Matt Mackowiak is leaving Kay Bailey Hutchison's Washington office, where he's been a spokesman, to return to Texas. He says more details are forthcoming.
Recovering: Freshman U.S. Rep. Pete Olson, R-Sugar Land, after a fainting spell at the gym resulted in a heart pacemaker installation. He's 46, and reportedly doing fine.
Quotes of the Week
Adam Skaggs, an attorney with the Brennan Center for Justice, on the sort of cheating that would be prohibited by Voter ID legislation: "It doesn't happen because the odds of getting caught are extremely high, the penalties are extremely serious and the payoff is miniscule."
Sen. Troy Fraser, R-Horseshoe Bay, introducing the bill: "Voter fraud not only is alive and well in the U.S., it's also alive and well in Texas."
Sen. Royce West, D-Dallas, questioning Fraser about the bill: "Have you talked to any ethnic minorities about the bill?" Fraser, replying: "I don't want to get cute, but you are an ethnic minority, and I've talked to you about it."
Fraser, having difficulty making out questions from Sen. Wendy Davis, D-Fort Worth, during the Voter ID debate: "I have trouble hearing women's voices."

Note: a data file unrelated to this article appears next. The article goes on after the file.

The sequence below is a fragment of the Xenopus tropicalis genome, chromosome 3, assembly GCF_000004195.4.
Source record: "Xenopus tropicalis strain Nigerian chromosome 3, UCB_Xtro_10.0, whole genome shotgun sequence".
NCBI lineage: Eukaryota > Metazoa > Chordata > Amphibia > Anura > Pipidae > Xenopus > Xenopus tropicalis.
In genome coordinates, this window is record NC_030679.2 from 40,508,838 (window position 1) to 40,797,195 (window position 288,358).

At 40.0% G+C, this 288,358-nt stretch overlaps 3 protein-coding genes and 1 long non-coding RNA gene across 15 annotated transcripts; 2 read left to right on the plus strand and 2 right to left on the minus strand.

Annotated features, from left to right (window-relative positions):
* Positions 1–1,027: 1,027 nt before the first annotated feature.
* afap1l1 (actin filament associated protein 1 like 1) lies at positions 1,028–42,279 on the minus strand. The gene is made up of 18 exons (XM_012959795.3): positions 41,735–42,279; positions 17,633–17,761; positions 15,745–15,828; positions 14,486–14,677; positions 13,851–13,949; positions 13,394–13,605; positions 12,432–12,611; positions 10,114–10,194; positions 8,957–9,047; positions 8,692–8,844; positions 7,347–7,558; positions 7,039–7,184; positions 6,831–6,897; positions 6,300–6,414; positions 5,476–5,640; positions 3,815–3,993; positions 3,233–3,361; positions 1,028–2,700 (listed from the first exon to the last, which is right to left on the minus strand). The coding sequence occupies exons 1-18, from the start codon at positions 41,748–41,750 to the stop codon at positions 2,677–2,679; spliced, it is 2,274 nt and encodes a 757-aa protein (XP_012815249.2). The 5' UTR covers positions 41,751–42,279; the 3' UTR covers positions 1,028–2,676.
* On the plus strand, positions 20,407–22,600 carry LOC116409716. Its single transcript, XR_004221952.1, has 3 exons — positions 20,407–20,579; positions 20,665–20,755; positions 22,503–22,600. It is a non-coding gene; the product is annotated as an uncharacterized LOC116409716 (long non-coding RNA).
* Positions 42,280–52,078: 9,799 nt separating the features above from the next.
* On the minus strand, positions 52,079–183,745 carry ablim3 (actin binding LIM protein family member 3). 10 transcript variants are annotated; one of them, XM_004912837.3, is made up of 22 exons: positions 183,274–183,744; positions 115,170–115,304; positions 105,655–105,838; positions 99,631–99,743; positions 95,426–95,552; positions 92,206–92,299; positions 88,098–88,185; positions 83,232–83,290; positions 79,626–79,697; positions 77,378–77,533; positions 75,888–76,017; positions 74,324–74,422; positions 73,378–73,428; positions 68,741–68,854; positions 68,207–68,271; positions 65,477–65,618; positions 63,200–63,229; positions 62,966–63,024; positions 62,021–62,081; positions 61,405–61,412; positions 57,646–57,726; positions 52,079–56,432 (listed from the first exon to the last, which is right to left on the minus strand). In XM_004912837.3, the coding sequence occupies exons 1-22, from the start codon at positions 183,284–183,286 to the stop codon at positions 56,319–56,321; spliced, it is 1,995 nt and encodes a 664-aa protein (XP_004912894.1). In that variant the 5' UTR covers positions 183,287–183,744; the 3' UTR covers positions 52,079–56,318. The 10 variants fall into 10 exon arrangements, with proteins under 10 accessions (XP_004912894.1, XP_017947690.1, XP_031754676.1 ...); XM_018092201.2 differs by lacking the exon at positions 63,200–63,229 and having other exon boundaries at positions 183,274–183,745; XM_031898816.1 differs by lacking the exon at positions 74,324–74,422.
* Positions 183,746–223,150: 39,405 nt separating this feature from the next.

Sen. Kel Seliger, R-Amarillo, talking to the Austin American-Statesman after an all-night debate on Voter ID: "I'm just gonna email my wife and tell her I just spent the night with [Sen.] Leticia Van de Putte."
Keith Wells, Fort Worth's assistant emergency coordinator, quoted in The Dallas Morning News about helping victims of Gulf Coast hurricanes: "Everyone wants to do the right thing. But sometimes, it's a case of, 'It's not our disaster.' We're going to do the best we can to help folks. But we would like to get compensated."
House Speaker Joe Straus, quoted by The Dallas Morning News after a hernia operation: "If I were going to spill my guts on the floor of the House, I didn't want it to be through that procedure."
Texas Weekly: Volume 26, Issue 10, 16 March 2009. Ross Ramsey, Editor. Copyright 2009 by Printing Production Systems, Inc. All Rights Reserved. Reproduction in whole or in part without written permission from the publisher is prohibited. One-year online subscription: $250. For information about your subscription, call (512) 302-5703 or email firstname.lastname@example.org. For news, email email@example.com, or call (512) 288-6598.